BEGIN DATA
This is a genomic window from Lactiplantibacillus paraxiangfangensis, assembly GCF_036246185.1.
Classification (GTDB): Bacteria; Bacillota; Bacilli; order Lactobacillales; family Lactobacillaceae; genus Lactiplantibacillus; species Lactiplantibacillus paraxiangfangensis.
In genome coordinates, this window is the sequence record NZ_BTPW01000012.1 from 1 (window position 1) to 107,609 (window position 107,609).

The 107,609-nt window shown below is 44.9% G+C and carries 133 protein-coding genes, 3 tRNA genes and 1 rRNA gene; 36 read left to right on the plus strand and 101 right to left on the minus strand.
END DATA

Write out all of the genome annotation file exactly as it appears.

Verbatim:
This is a genomic window from Lactiplantibacillus paraxiangfangensis, assembly GCF_036246185.1.
Classification (GTDB): Bacteria; Bacillota; Bacilli; order Lactobacillales; family Lactobacillaceae; genus Lactiplantibacillus; species Lactiplantibacillus paraxiangfangensis.
In genome coordinates, this window is the sequence record NZ_BTPW01000012.1 from 1 (window position 1) to 107,609 (window position 107,609).

The 107,609-nt window shown below is 44.9% G+C and carries 133 protein-coding genes, 3 tRNA genes and 1 rRNA gene; 36 read left to right on the plus strand and 101 right to left on the minus strand.